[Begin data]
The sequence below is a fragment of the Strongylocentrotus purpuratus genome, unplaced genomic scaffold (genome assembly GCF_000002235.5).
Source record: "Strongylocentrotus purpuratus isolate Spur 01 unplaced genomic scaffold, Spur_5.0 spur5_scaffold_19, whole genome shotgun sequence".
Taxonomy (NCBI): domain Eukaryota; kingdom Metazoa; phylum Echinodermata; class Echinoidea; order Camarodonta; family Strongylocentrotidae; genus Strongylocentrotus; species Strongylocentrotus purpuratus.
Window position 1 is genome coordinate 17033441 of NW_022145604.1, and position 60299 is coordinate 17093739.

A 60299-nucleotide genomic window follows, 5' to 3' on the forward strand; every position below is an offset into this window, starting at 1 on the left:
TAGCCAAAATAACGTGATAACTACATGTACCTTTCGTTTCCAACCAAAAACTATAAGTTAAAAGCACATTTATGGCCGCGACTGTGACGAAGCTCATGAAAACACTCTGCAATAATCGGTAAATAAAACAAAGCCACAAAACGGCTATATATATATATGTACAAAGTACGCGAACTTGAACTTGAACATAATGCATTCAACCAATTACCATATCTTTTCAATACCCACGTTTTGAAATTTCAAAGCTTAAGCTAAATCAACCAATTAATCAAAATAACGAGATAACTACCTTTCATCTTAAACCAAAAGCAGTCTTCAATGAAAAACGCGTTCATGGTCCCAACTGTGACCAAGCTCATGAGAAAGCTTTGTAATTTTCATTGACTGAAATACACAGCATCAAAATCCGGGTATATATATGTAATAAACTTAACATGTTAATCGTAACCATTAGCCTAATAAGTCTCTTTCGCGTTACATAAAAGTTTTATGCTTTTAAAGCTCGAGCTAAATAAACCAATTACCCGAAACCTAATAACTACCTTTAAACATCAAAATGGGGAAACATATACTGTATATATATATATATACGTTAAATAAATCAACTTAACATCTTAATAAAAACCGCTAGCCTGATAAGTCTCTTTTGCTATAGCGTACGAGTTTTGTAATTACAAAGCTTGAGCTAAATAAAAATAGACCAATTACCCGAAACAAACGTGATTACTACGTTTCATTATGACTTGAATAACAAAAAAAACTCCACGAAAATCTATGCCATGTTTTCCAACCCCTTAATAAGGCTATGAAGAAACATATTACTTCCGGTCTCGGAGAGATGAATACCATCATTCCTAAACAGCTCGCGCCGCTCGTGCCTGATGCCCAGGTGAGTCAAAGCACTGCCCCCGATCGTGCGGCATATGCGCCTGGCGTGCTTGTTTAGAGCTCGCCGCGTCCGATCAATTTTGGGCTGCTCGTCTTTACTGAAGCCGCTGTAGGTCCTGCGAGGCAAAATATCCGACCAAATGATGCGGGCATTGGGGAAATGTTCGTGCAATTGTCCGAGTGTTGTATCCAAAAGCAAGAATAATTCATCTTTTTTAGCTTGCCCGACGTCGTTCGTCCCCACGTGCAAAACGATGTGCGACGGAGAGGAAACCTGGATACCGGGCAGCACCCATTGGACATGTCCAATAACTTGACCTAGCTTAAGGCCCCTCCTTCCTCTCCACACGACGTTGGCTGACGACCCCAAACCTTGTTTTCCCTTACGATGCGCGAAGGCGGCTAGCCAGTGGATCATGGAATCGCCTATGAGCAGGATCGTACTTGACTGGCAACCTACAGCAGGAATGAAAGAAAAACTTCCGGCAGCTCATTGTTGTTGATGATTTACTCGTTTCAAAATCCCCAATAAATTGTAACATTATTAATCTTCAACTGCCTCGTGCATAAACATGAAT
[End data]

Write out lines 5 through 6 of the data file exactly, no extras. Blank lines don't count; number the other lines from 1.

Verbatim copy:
A 60299-nucleotide genomic window follows, 5' to 3' on the forward strand; every position below is an offset into this window, starting at 1 on the left:
TAGCCAAAATAACGTGATAACTACATGTACCTTTCGTTTCCAACCAAAAACTATAAGTTAAAAGCACATTTATGGCCGCGACTGTGACGAAGCTCATGAAAACACTCTGCAATAATCGGTAAATAAAACAAAGCCACAAAACGGCTATATATATATATGTACAAAGTACGCGAACTTGAACTTGAACATAATGCATTCAACCAATTACCATATCTTTTCAATACCCACGTTTTGAAATTTCAAAGCTTAAGCTAAATCAACCAATTAATCAAAATAACGAGATAACTACCTTTCATCTTAAACCAAAAGCAGTCTTCAATGAAAAACGCGTTCATGGTCCCAACTGTGACCAAGCTCATGAGAAAGCTTTGTAATTTTCATTGACTGAAATACACAGCATCAAAATCCGGGTATATATATGTAATAAACTTAACATGTTAATCGTAACCATTAGCCTAATAAGTCTCTTTCGCGTTACATAAAAGTTTTATGCTTTTAAAGCTCGAGCTAAATAAACCAATTACCCGAAACCTAATAACTACCTTTAAACATCAAAATGGGGAAACATATACTGTATATATATATATATACGTTAAATAAATCAACTTAACATCTTAATAAAAACCGCTAGCCTGATAAGTCTCTTTTGCTATAGCGTACGAGTTTTGTAATTACAAAGCTTGAGCTAAATAAAAATAGACCAATTACCCGAAACAAACGTGATTACTACGTTTCATTATGACTTGAATAACAAAAAAAACTCCACGAAAATCTATGCCATGTTTTCCAACCCCTTAATAAGGCTATGAAGAAACATATTACTTCCGGTCTCGGAGAGATGAATACCATCATTCCTAAACAGCTCGCGCCGCTCGTGCCTGATGCCCAGGTGAGTCAAAGCACTGCCCCCGATCGTGCGGCATATGCGCCTGGCGTGCTTGTTTAGAGCTCGCCGCGTCCGATCAATTTTGGGCTGCTCGTCTTTACTGAAGCCGCTGTAGGTCCTGCGAGGCAAAATATCCGACCAAATGATGCGGGCATTGGGGAAATGTTCGTGCAATTGTCCGAGTGTTGTATCCAAAAGCAAGAATAATTCATCTTTTTTAGCTTGCCCGACGTCGTTCGTCCCCACGTGCAAAACGATGTGCGACGGAGAGGAAACCTGGATACCGGGCAGCACCCATTGGACATGTCCAATAACTTGACCTAGCTTAAGGCCCCTCCTTCCTCTCCACACGACGTTGGCTGACGACCCCAAACCTTGTTTTCCCTTACGATGCGCGAAGGCGGCTAGCCAGTGGATCATGGAATCGCCTATGAGCAGGATCGTACTTGACTGGCAACCTACAGCAGGAATGAAAGAAAAACTTCCGGCAGCTCATTGTTGTTGATGATTTACTCGTTTCAAAATCCCCAATAAATTGTAACATTATTAATCTTCAACTGCCTCGTGCATAAACATGAAT